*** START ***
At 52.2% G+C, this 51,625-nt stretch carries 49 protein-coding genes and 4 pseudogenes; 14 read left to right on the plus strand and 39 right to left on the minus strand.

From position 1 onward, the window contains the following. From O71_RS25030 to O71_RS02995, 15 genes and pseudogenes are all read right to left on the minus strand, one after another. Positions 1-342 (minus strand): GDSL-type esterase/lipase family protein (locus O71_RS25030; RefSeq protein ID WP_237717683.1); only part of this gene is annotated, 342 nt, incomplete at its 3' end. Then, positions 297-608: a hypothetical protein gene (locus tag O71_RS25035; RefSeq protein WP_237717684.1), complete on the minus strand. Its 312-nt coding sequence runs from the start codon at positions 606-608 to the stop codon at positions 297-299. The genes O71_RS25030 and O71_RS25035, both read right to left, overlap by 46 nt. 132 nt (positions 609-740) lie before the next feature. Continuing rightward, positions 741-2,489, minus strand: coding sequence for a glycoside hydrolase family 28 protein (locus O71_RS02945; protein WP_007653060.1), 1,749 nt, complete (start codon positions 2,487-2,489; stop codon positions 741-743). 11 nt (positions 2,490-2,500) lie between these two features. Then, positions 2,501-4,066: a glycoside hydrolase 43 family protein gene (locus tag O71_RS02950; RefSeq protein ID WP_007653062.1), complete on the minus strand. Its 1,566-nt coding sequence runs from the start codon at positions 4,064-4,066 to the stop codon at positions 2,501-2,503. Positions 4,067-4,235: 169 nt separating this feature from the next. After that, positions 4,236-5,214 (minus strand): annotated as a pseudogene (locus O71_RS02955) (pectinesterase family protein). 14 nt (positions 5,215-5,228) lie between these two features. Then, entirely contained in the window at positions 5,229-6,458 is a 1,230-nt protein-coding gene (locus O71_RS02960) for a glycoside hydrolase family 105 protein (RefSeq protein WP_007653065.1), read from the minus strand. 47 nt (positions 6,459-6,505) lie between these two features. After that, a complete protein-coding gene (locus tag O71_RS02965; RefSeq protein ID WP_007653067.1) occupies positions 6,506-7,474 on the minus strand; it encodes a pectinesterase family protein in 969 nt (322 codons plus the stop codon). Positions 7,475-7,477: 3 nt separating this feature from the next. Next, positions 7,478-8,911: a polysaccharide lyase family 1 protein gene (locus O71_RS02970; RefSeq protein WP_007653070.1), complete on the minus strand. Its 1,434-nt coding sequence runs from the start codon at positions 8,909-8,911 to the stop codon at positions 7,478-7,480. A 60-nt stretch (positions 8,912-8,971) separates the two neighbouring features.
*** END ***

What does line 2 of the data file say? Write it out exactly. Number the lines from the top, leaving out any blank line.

From position 1 onward, the window contains the following. From O71_RS25030 to O71_RS02995, 15 genes and pseudogenes are all read right to left on the minus strand, one after another. Positions 1-342 (minus strand): GDSL-type esterase/lipase family protein (locus O71_RS25030; RefSeq protein ID WP_237717683.1); only part of this gene is annotated, 342 nt, incomplete at its 3' end. Then, positions 297-608: a hypothetical protein gene (locus tag O71_RS25035; RefSeq protein WP_237717684.1), complete on the minus strand. Its 312-nt coding sequence runs from the start codon at positions 606-608 to the stop codon at positions 297-299. The genes O71_RS25030 and O71_RS25035, both read right to left, overlap by 46 nt. 132 nt (positions 609-740) lie before the next feature. Continuing rightward, positions 741-2,489, minus strand: coding sequence for a glycoside hydrolase family 28 protein (locus O71_RS02945; protein WP_007653060.1), 1,749 nt, complete (start codon positions 2,487-2,489; stop codon positions 741-743). 11 nt (positions 2,490-2,500) lie between these two features. Then, positions 2,501-4,066: a glycoside hydrolase 43 family protein gene (locus tag O71_RS02950; RefSeq protein ID WP_007653062.1), complete on the minus strand. Its 1,566-nt coding sequence runs from the start codon at positions 4,064-4,066 to the stop codon at positions 2,501-2,503. Positions 4,067-4,235: 169 nt separating this feature from the next. After that, positions 4,236-5,214 (minus strand): annotated as a pseudogene (locus O71_RS02955) (pectinesterase family protein). 14 nt (positions 5,215-5,228) lie between these two features. Then, entirely contained in the window at positions 5,229-6,458 is a 1,230-nt protein-coding gene (locus O71_RS02960) for a glycoside hydrolase family 105 protein (RefSeq protein WP_007653065.1), read from the minus strand. 47 nt (positions 6,459-6,505) lie between these two features. After that, a complete protein-coding gene (locus tag O71_RS02965; RefSeq protein ID WP_007653067.1) occupies positions 6,506-7,474 on the minus strand; it encodes a pectinesterase family protein in 969 nt (322 codons plus the stop codon). Positions 7,475-7,477: 3 nt separating this feature from the next. Next, positions 7,478-8,911: a polysaccharide lyase family 1 protein gene (locus O71_RS02970; RefSeq protein WP_007653070.1), complete on the minus strand. Its 1,434-nt coding sequence runs from the start codon at positions 8,909-8,911 to the stop codon at positions 7,478-7,480. A 60-nt stretch (positions 8,912-8,971) separates the two neighbouring features.